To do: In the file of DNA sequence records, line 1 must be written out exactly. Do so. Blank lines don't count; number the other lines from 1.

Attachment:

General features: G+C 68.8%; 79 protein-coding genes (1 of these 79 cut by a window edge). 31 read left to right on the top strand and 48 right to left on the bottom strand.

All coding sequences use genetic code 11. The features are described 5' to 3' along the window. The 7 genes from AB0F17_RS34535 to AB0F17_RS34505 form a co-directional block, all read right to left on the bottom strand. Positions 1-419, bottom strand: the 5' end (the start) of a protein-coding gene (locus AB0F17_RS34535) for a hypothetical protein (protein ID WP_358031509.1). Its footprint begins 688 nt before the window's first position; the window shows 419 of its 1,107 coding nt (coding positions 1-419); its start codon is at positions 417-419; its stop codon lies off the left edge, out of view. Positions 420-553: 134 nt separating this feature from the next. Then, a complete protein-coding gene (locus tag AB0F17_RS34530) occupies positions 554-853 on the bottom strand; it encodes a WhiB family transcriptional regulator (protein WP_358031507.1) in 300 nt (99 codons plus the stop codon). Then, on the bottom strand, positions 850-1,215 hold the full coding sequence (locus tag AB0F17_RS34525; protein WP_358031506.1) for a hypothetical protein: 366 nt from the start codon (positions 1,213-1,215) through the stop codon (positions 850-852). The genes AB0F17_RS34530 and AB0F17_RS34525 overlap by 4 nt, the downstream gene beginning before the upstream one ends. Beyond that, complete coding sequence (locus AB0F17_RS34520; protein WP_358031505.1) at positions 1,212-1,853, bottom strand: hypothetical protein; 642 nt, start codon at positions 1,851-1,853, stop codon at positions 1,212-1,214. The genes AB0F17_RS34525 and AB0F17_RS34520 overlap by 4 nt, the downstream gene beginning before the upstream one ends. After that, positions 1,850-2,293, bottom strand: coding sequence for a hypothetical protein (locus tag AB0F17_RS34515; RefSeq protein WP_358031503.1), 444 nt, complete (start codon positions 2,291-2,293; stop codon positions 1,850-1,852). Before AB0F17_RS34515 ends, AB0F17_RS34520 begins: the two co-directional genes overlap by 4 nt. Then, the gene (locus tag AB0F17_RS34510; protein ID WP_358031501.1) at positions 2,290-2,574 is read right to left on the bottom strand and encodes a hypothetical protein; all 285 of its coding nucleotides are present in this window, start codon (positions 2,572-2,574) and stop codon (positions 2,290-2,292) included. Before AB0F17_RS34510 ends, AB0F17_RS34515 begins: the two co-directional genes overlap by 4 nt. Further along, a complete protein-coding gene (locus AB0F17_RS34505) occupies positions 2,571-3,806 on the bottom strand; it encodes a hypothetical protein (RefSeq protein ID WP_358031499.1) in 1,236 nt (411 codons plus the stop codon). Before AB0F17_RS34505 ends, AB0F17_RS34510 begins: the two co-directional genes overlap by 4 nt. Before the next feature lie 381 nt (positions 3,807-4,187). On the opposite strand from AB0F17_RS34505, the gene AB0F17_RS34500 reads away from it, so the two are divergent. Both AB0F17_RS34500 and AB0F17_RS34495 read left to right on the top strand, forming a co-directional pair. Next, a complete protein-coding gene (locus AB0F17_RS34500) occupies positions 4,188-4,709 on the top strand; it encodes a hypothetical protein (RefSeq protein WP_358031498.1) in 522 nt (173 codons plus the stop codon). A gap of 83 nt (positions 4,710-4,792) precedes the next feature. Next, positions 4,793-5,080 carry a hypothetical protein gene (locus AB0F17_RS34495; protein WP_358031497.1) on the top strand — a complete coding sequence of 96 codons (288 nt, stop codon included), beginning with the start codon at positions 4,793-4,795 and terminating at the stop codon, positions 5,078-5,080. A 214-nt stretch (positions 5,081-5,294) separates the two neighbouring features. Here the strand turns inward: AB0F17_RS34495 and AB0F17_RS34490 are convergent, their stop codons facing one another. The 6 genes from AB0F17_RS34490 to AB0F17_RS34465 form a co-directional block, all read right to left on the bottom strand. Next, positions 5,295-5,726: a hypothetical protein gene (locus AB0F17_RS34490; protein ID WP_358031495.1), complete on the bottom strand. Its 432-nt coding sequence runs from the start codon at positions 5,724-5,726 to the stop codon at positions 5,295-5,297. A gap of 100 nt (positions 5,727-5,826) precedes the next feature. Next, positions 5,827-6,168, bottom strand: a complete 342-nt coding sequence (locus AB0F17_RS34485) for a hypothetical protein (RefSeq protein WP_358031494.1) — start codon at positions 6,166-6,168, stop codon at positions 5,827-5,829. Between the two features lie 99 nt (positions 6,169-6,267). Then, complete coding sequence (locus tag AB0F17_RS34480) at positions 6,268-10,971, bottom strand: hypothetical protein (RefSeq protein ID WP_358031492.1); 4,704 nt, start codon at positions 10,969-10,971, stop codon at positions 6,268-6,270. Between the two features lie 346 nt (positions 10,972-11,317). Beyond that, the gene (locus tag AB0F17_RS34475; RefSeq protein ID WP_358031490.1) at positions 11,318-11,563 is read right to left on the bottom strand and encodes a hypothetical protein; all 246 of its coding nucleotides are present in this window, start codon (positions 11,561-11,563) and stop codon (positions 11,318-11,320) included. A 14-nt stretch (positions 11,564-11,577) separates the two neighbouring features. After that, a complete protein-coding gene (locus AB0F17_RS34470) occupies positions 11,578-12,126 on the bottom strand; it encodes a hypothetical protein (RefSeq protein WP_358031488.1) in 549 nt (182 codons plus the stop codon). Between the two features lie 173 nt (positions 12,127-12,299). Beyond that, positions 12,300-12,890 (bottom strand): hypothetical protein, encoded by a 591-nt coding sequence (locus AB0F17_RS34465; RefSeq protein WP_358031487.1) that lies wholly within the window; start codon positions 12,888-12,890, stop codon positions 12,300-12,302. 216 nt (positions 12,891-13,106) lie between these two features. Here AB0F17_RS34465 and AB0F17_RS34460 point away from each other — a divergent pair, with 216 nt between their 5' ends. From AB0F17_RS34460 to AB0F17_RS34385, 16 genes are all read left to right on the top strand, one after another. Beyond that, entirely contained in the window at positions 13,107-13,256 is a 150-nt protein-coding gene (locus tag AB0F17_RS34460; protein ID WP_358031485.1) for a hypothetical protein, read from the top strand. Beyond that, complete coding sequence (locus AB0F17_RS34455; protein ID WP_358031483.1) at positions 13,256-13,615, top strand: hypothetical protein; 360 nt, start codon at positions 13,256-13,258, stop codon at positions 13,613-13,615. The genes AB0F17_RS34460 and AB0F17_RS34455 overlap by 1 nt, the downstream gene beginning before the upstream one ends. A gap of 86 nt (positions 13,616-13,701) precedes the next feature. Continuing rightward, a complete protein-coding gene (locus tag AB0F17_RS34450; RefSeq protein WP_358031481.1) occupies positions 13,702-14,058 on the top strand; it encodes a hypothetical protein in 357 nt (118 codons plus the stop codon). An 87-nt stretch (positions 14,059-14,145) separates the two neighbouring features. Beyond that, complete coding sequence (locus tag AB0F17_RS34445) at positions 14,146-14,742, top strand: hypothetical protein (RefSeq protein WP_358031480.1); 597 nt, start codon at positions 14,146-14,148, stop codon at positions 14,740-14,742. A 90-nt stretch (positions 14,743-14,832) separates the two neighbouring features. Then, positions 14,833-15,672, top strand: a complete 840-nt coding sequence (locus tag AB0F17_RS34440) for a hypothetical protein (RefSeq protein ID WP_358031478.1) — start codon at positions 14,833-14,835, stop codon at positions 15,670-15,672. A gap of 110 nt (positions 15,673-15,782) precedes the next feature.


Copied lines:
General features: G+C 68.8%; 79 protein-coding genes (1 of these 79 cut by a window edge). 31 read left to right on the top strand and 48 right to left on the bottom strand.